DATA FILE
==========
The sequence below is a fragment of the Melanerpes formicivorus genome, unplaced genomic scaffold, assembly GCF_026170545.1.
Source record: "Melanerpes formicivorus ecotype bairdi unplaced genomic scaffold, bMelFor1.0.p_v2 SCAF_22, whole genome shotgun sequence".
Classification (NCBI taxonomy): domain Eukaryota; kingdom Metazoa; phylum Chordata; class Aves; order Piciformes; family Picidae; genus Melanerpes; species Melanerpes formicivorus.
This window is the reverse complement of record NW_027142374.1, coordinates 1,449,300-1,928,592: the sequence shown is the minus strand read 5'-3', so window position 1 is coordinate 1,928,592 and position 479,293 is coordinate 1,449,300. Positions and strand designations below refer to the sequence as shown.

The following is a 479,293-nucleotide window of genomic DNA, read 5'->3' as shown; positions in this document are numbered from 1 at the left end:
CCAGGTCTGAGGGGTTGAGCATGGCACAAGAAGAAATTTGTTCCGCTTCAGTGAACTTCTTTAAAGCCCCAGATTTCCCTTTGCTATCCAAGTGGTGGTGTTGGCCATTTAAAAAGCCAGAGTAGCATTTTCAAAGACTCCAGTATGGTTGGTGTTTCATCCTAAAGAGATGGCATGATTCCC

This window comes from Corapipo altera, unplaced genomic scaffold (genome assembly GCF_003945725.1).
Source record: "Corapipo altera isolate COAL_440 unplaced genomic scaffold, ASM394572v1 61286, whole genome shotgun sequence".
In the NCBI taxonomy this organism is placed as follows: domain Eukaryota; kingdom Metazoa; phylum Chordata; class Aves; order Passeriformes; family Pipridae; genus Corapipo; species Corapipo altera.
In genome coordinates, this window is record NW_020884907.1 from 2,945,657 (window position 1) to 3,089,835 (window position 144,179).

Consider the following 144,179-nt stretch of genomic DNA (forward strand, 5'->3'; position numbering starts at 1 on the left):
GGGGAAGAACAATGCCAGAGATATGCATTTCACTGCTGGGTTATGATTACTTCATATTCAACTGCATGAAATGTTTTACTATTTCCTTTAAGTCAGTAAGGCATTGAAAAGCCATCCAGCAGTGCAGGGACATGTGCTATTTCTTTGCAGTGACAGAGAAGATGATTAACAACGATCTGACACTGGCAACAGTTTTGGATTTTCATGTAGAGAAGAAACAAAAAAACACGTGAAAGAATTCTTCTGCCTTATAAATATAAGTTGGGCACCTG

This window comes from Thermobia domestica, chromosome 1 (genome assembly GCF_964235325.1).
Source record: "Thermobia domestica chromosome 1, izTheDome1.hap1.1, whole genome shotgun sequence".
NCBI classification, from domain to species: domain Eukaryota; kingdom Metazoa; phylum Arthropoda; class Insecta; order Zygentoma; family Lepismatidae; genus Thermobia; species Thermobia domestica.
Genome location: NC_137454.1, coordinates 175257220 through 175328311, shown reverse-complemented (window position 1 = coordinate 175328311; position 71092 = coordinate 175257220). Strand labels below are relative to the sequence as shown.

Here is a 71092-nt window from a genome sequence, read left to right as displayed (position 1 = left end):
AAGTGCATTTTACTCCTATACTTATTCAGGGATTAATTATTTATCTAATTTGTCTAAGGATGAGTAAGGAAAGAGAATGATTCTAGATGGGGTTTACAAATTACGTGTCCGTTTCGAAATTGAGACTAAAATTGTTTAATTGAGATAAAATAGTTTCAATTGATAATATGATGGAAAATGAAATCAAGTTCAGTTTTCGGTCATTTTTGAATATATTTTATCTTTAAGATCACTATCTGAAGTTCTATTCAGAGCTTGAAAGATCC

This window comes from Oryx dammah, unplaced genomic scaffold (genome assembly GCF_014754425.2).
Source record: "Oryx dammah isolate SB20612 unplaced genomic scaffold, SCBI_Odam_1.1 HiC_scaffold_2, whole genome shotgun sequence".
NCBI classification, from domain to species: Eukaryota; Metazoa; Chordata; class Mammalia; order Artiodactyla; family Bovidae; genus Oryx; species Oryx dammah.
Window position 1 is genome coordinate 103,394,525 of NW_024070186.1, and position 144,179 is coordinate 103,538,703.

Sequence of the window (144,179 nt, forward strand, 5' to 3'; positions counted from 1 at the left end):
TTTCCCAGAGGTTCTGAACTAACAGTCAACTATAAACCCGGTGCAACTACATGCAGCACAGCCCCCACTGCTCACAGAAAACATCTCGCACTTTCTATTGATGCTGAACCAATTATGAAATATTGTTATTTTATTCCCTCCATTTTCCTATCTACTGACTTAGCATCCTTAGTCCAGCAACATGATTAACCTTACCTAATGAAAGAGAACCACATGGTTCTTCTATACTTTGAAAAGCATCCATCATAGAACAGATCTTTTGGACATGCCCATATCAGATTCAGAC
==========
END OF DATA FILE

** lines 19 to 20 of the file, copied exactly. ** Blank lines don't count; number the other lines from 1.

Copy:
This window comes from Oryx dammah, unplaced genomic scaffold (genome assembly GCF_014754425.2).
Source record: "Oryx dammah isolate SB20612 unplaced genomic scaffold, SCBI_Odam_1.1 HiC_scaffold_2, whole genome shotgun sequence".